Philip Hammond, chancellor of the exchequer, is under enormous pressure from teachers, parents, schools and education unions to provide more money for schools.
The struggle of schools trying to balance the books was highlighted last week, with a primary school in Prime Minister Theresa May’s constituency appealing to parents for help in buying basic items such as pens, pencils and books.
Here, Tes tackles some of the main questions about school funding.
Is the government protecting per-pupil funding in real terms?
In so much as it is not being cut, yes. The "protection" amounts to a freeze in funding for the next two years, according to the Institute for Fiscal Studies.
But this comes on the back of a 5 per cent cut in per-pupil funding between 2015 and 2017. Unions say this means that schools now need more than a freeze, because of the damage caused in recent years by cuts to staff and resources.
Will schools have to fund pay rises out of their existing budgets?
Yes, unless more money is announced on Wednesday.
Schools standards minister Nick Gibb, speaking at the annual conference of the National Association of School Business Managers last week, said that “schools will have to live within their budget as they consider pay rises going forward”.
Are we expecting extra school funding to be announced on Wednesday?
The chanceller is remaining tight-lipped, but is not known for extravagance when it comes to spending public money.
He has already given an indication of his stance regarding school funding. Earlier this year he praised education secretary Justine Greening for reallocating £1.3 billion of DfE spending into school budgets.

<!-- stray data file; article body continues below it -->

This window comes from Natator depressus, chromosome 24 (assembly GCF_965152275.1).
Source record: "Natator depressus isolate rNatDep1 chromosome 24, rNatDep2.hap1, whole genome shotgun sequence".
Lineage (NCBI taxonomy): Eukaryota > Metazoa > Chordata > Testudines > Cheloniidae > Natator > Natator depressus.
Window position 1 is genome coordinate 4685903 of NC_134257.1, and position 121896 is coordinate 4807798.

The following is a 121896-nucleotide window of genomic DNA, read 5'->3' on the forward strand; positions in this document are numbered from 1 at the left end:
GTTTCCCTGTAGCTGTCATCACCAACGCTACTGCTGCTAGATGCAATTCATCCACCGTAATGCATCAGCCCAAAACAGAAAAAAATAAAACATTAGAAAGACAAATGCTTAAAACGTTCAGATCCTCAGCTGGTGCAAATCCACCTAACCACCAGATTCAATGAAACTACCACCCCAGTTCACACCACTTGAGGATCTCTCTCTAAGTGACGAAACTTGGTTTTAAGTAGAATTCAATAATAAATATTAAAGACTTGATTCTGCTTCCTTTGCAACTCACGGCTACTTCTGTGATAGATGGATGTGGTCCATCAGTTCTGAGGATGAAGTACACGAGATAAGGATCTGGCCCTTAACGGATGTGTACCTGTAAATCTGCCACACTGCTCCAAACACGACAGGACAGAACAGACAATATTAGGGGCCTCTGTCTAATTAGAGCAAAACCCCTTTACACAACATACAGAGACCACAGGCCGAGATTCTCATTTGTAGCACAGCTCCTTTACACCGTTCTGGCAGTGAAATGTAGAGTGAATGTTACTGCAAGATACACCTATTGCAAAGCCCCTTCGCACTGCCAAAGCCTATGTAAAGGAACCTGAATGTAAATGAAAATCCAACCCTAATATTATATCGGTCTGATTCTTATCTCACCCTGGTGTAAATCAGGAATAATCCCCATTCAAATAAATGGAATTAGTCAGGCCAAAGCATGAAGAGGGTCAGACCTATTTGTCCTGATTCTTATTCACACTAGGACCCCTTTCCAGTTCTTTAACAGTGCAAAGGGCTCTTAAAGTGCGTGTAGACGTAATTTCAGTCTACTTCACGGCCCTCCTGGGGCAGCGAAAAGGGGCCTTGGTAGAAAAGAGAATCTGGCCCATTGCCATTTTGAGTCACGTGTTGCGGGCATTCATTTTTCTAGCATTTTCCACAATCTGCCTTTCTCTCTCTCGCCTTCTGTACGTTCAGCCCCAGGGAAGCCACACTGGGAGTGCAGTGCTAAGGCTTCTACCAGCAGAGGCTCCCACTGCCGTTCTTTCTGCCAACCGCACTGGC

Hammond told MPs: “She has put extra money into the frontline schools budget by reprioritising the wider education budget and finding efficiencies across her department. That is the way to do a fiscally prudent protection of our public services”.
How much extra money do schools need?
Headteachers claim that an extra £2 billion a year is needed just to get schools back up to 2015-16 funding levels.
The Confederation of British Industry has echoed the call for more investment in education.
Its budget representation said that the government should “replenish capital budgets” and added: “The commitment to protecting per-pupil funding in real terms for every year of this parliament should be extended until 2021-22. In addition, gaps in capital funding need to be met – starting with the £700m moved out of the capital and free school budgets.
"As the fiscal position improves, a more ambitious target of increasing per pupil in real terms spending should be introduced”.
Are schools sitting on massive reserves?
The government says that schools have around £4.3 billion in surpluses. It’s a big number, but there are thousands of schools.
In the case of academy trusts, the total “cumulative surplus” stands at £2.2 billion. This works out at an average of £811,000 per trust, according to the DfE’s consolidated annual report for the academy sector released last month.
Local authorities have around £2.1 billion in schools reserves, according to the Department for Communities and Local Government.
But those schools with reserves are holding on average only one month's funds in surplus, according to Kevin Courtney, joint general secretary of the NEU teaching union.
However, the DfE's permanent secretary, Jonathan Slater, recently suggested that school reserves should be drawn on to make ends meet.
With a funding shortfall of some £2 billion a year, according to teaching unions, this means that schools would be left without a penny in reserves within two years.
This scenario was echoed in a Tes and National Association of School Business Management survey of school business professionals released last week, in which 74 per cent believed that their school’s reserves will be used up by 2019.